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Thursday, May 3, 2012

Secured sharing of documents in the cloud


The mobile-device revolution and proliferation of image-fat documents have led millions of workers to use consumer cloud-based services that make it easy to access files from any device and get them onto the screens of coworkers, partners and clients.

But all the high-flying documents stashed in free services such as Dropbox and SugarSync are becoming a concern to many companies. Customer information and trade secrets are sitting in servers outside managers' control -- often without their knowledge. It's sort of like oil spilling into the Gulf of Mexico, says Michael Suby, vice president of research at New York City-based Frost & Sullivan. "If you don't plug the holes that tap the well, you're not being responsible."

The problem is destined to grow as cloud file storage and sharing go more mainstream, experts say. The major Internet giants are all pushing into the market. Last week, Google announced a service dubbed Drive. Microsoft already has SkyDrive, and Apple has iCloud.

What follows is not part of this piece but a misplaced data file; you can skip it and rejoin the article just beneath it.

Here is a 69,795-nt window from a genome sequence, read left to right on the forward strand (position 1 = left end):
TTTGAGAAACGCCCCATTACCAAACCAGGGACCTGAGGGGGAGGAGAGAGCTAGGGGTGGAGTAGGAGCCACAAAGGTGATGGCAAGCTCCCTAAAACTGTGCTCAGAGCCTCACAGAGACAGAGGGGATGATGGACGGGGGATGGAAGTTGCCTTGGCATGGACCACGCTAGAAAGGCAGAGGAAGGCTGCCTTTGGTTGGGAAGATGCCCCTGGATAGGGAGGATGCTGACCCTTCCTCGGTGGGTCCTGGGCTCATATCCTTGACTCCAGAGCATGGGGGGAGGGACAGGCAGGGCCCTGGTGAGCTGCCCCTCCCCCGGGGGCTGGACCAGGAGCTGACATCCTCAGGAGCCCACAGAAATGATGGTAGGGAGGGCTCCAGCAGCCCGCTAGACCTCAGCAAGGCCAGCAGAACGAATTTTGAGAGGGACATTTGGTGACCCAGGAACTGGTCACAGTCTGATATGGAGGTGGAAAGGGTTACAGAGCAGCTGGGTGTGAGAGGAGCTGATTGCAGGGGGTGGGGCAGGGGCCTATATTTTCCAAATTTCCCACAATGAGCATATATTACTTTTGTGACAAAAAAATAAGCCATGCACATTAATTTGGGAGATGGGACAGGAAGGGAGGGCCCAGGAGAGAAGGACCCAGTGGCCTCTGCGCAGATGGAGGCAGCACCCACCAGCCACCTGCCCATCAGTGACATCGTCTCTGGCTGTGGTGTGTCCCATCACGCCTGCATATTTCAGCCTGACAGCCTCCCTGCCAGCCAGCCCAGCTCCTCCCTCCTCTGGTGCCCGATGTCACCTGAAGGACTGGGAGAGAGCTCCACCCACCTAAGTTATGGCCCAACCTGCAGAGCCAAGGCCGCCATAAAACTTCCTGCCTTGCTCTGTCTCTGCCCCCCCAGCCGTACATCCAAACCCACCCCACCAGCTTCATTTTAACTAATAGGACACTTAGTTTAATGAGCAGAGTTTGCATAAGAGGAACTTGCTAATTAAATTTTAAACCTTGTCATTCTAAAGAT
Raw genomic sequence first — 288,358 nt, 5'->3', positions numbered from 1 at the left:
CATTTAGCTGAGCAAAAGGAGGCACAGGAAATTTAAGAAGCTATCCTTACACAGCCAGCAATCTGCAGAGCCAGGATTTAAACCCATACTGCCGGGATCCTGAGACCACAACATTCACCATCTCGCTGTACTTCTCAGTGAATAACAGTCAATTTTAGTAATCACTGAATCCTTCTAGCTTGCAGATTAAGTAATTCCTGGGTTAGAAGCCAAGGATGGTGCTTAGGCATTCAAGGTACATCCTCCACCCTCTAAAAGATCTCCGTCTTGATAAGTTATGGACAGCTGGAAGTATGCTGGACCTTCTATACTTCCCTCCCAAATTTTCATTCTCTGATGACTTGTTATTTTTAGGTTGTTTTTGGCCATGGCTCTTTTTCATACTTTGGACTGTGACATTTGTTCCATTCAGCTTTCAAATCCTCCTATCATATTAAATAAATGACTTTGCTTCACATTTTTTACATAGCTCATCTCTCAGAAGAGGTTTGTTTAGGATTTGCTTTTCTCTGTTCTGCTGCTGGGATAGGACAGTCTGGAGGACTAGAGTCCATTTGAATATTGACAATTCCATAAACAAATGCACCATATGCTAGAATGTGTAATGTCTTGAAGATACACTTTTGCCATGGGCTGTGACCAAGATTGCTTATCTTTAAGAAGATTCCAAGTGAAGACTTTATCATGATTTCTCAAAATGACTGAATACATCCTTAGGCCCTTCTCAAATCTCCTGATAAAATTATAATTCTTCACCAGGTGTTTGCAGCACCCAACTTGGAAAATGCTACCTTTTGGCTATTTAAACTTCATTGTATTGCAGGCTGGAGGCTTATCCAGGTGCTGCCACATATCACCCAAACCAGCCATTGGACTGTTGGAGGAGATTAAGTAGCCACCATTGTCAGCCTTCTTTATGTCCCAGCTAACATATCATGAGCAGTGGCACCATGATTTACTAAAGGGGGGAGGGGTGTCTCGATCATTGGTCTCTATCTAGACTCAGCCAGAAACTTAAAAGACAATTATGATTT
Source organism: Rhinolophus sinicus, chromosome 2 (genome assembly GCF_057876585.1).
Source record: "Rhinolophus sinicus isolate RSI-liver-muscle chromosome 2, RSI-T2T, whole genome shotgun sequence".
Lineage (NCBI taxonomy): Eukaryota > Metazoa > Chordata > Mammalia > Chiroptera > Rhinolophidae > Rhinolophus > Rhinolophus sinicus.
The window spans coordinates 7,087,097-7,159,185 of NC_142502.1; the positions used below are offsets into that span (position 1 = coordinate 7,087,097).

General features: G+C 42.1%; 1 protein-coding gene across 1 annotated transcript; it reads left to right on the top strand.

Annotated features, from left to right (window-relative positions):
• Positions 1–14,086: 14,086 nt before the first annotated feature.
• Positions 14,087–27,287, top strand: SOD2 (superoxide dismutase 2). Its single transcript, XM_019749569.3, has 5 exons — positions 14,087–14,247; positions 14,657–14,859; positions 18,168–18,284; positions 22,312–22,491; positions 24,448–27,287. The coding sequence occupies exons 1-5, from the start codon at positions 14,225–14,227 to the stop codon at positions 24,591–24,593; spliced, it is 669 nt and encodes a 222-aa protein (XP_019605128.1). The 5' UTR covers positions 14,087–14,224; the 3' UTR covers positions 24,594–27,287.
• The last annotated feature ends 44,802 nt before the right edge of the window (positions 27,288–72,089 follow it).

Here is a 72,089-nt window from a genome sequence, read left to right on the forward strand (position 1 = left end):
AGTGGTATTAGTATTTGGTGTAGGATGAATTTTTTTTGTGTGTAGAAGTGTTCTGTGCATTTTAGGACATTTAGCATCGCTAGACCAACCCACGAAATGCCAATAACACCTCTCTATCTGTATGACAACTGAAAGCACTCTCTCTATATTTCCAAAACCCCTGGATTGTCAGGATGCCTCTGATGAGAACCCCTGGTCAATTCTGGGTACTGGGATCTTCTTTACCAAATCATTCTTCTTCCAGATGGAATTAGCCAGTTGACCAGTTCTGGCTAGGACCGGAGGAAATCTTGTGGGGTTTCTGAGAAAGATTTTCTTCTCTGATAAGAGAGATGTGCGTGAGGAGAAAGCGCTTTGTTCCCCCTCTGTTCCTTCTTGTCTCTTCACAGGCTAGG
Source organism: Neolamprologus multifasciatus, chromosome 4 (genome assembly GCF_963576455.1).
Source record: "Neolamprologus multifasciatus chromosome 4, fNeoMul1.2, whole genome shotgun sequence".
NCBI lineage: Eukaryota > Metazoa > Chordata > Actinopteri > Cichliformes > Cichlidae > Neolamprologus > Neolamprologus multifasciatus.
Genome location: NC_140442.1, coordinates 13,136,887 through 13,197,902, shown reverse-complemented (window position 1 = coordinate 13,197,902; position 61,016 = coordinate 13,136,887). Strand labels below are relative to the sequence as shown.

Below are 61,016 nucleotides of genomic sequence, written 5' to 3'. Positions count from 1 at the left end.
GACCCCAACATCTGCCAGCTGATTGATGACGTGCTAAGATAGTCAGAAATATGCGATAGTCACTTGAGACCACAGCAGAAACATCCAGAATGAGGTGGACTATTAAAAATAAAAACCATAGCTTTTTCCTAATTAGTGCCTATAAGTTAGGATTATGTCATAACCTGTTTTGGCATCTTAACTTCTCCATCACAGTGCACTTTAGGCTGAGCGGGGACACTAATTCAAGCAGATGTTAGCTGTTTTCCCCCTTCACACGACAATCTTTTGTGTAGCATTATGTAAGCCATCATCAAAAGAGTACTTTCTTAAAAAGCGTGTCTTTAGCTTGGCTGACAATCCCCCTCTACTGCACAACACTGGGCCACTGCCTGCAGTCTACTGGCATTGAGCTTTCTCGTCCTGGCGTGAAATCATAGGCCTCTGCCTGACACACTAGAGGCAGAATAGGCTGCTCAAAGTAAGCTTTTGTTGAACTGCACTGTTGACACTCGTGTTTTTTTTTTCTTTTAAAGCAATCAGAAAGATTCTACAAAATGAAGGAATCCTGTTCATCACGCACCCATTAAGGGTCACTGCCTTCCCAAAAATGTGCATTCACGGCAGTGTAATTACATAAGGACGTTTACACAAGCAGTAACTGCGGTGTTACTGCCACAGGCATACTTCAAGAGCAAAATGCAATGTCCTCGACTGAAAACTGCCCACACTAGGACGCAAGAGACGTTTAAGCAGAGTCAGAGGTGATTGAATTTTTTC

Related: Why Google Drive Won't Be a Dropbox Killer

But alternatives with more security and business-like features are readily available. Dropbox and SugarSync are expanding their offerings to provide low-cost, if basic, business versions that provide some additional controls. And a growing list of companies offer more sophisticated and secure services for business users, among them Accellion, Box, CX.com, Egnyte's HybridCloud,Oxygen Cloud, Wuala and YouSendIt. While some offer free starter accounts, paid services range from $15 to $500 a month or more, depending on the number of users and amount of data storage needed.

Jim Andersen, president of Foundation Management Associates, a financial consultancy to charitable organizations, stopped using Dropbox a year ago after two troubling incidents. First, an employee at a Haitian hospital client accidentally deleted a year of financial records from its computers, and Andersen's, with a single keystroke. Then, he almost lost a large new client because a state government it was tied to had blacklisted Dropbox.

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